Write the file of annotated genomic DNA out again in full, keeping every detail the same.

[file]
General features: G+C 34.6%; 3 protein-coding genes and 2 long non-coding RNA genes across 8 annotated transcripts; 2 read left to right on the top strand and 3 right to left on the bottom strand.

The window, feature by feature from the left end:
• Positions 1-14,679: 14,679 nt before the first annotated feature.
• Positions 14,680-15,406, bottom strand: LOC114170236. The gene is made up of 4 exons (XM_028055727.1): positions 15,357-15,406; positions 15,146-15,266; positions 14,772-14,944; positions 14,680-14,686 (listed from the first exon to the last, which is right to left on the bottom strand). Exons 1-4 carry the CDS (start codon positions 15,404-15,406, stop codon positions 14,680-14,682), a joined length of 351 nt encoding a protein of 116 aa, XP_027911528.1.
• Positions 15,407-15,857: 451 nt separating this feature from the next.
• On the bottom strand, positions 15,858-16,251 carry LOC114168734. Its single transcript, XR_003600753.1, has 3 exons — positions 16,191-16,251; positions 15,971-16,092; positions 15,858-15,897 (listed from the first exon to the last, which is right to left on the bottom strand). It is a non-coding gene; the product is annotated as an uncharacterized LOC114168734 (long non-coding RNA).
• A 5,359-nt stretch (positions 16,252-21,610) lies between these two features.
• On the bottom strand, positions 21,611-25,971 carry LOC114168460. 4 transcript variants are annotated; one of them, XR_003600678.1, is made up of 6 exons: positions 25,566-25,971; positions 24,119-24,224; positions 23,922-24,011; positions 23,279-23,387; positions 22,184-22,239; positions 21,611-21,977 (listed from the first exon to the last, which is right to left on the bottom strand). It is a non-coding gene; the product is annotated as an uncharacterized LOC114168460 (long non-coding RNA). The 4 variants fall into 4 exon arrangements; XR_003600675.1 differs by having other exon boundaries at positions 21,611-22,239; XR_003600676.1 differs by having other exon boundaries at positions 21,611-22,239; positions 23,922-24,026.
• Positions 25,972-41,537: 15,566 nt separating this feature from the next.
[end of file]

General features: G+C 34.6%; 3 protein-coding genes and 2 long non-coding RNA genes across 8 annotated transcripts; 2 read left to right on the top strand and 3 right to left on the bottom strand.

The window, feature by feature from the left end:
• Positions 1-14,679: 14,679 nt before the first annotated feature.
• Positions 14,680-15,406, bottom strand: LOC114170236. The gene is made up of 4 exons (XM_028055727.1): positions 15,357-15,406; positions 15,146-15,266; positions 14,772-14,944; positions 14,680-14,686 (listed from the first exon to the last, which is right to left on the bottom strand). Exons 1-4 carry the CDS (start codon positions 15,404-15,406, stop codon positions 14,680-14,682), a joined length of 351 nt encoding a protein of 116 aa, XP_027911528.1.
• Positions 15,407-15,857: 451 nt separating this feature from the next.
• On the bottom strand, positions 15,858-16,251 carry LOC114168734. Its single transcript, XR_003600753.1, has 3 exons — positions 16,191-16,251; positions 15,971-16,092; positions 15,858-15,897 (listed from the first exon to the last, which is right to left on the bottom strand). It is a non-coding gene; the product is annotated as an uncharacterized LOC114168734 (long non-coding RNA).
• A 5,359-nt stretch (positions 16,252-21,610) lies between these two features.
• On the bottom strand, positions 21,611-25,971 carry LOC114168460. 4 transcript variants are annotated; one of them, XR_003600678.1, is made up of 6 exons: positions 25,566-25,971; positions 24,119-24,224; positions 23,922-24,011; positions 23,279-23,387; positions 22,184-22,239; positions 21,611-21,977 (listed from the first exon to the last, which is right to left on the bottom strand). It is a non-coding gene; the product is annotated as an uncharacterized LOC114168460 (long non-coding RNA). The 4 variants fall into 4 exon arrangements; XR_003600675.1 differs by having other exon boundaries at positions 21,611-22,239; XR_003600676.1 differs by having other exon boundaries at positions 21,611-22,239; positions 23,922-24,026.
• Positions 25,972-41,537: 15,566 nt separating this feature from the next.